Rudy arrived as promised at nine, and they played cribbage until ten. Rudy did not ask Frank if he wanted to play for money. He had stopped asking that soon after he learned about Loretta’s diagnosis. It was a close game and, when it was over, Frank looked down at the cribbage markers, those emblems of chance and happenstance, clumped together near the finish line in a cross-shaped pattern. “I got to tell you something before you go,” Frank told Rudy. “But here’s the thing—I’m not really sure if it happened.”
“What do you mean you’re not really sure if it happened? Jesus, Frank.”
“Just listen, okay? For once in your life? Okay?” He told Rudy everything that had happened out at Calvary Lake.
“Have you called the cops?”
“Like I said, I’m not sure it really happened. Look, keep this to yourself, but I’m getting to be what we used to call an ‘unreliable historian.’”
“Can you get in trouble if you don’t tell the cops?”
“I think I’d get in more trouble if I told the cops about something that never really happened, don’t you?”
“Could you get in trouble for not trying to rescue him?”
“There was no legal obligation to rescue him,” Frank explained. “Remember the rescue doctrine? There’s no legal obligation, no duty at all, to try to rescue somebody unless you put them in a position of peril, they’re on your property, or they’re in your charge. I didn’t put the poor guy in that position, it was the Peterson kid’s property, and I never knew the luckless bastard before, at least as far as I know. I wasn’t under any legal obligation to try to help him.”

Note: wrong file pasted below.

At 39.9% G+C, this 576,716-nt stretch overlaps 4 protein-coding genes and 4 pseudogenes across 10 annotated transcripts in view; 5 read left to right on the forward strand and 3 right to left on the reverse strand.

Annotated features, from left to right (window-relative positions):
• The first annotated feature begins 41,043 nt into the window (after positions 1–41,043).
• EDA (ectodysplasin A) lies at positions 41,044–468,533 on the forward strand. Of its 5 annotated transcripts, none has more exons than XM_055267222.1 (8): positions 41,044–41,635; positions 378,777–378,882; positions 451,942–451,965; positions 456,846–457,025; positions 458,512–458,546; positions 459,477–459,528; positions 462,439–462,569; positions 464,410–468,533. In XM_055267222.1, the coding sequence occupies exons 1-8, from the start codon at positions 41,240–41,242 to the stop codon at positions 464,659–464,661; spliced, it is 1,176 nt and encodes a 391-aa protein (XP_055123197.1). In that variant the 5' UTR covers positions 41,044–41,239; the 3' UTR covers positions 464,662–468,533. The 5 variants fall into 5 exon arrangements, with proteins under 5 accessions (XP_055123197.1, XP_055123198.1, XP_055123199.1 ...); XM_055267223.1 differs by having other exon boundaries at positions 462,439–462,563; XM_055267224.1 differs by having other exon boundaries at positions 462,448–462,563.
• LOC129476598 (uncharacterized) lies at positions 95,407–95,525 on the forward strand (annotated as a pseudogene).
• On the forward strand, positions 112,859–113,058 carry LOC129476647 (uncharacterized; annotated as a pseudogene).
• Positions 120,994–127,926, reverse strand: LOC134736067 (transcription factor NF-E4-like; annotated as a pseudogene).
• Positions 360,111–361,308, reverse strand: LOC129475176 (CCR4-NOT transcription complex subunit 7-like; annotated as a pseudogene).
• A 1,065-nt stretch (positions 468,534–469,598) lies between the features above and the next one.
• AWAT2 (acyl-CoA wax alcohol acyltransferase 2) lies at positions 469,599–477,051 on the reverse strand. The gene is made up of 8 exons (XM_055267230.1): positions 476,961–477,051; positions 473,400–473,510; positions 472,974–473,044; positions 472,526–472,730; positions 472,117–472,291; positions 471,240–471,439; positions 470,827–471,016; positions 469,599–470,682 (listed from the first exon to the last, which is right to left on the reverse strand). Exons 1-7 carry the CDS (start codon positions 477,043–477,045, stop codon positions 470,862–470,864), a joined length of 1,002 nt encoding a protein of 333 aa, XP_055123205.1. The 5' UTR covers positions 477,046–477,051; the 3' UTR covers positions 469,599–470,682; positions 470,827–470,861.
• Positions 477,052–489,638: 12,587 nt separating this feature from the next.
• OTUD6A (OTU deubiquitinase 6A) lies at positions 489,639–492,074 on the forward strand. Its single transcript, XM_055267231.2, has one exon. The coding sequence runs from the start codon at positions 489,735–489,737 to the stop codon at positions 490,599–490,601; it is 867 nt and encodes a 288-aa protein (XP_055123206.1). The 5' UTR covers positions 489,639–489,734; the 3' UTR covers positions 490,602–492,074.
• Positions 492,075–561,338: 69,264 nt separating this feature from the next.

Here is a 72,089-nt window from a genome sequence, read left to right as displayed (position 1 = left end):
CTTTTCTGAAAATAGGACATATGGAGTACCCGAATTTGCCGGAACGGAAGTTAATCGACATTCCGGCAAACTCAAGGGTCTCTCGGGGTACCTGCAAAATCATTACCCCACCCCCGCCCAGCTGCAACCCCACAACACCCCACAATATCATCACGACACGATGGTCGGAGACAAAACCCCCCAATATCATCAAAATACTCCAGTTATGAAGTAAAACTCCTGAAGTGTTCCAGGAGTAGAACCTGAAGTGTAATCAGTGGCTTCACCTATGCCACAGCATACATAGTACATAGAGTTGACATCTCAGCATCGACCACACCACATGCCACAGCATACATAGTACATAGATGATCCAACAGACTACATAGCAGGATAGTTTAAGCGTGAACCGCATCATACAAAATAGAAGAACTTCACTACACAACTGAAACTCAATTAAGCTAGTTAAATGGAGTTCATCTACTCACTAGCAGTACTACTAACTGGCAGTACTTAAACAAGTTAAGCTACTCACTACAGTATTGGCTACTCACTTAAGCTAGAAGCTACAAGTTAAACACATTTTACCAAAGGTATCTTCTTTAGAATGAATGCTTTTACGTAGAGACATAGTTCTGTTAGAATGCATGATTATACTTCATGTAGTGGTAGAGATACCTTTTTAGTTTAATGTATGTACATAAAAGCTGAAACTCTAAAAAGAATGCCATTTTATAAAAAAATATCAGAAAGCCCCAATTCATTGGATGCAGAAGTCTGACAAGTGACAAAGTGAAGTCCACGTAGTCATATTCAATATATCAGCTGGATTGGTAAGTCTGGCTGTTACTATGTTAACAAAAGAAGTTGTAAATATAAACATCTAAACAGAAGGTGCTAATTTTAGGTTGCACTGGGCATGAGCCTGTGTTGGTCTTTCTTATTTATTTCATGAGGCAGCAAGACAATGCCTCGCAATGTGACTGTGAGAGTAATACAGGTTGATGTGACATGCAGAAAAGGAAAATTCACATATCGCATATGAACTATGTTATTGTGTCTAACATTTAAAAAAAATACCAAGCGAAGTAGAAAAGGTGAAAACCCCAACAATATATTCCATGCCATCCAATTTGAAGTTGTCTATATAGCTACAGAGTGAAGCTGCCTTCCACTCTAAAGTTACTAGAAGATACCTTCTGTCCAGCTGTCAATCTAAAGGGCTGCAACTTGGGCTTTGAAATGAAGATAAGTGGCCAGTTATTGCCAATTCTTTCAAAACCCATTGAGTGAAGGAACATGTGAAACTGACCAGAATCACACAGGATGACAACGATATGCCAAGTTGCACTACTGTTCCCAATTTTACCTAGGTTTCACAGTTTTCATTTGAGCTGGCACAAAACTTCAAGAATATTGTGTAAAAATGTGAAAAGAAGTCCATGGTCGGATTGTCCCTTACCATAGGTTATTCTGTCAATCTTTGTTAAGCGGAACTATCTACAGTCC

“What about a moral obligation?”
“I’ve explained that already. What was I supposed to do?”
“I don’t know,” Rudy admitted. “But, Jesus, Frank—you just watched him?”
“Yeah. I’ve been thinking about that one, too, and here’s the point, as to the moral obligation. We both know that thousands of kids die every day because they don’t have food to eat or water to drink, even though we could easily provide it to them. We both know that thousands more die every day because of easily-treatable diseases that we could cure or eradicate by sending the right medicines. Thousands more die every day in wars, uprisings, ethnic cleansings, and god-knows-what-all other kinds of hell some miserable sons of bitches have dreamed up for them, which we could put an end to if we really wanted to. So you tell me, Rudy, what’s our moral obligation? I don’t know, but whatever it is, we do nothing, or damn near nothing. We watch. We hide and watch.”
Rudy bit his lip, thinking for a moment. “We can’t save the world, Frank.”
“Does that mean we should hide and watch?”
Rudy sighed. “I won’t judge you. I’m too old for that. Only God can judge you.”
“God? God wasn’t doing a thing, Rudy. God was watching from behind his own tree.”
“God was with the man, Frank.”
“No, Rudy, God was hiding, just like me. The only difference is I feel ashamed about it.”
“Don’t blaspheme. You don’t know God. It was part of His plan.”
“I don’t see any plan at all.”
“Maybe you’re not supposed to.”
“Then why did He drag me into it? Why was that so necessary? Why place me there? When I’m damn near useless? Why not put somebody who was young and strong there, or put me there forty years ago, when I could have done something? The why of all of this escapes me! I cannot walk on water! If I’m guilty, so is God.”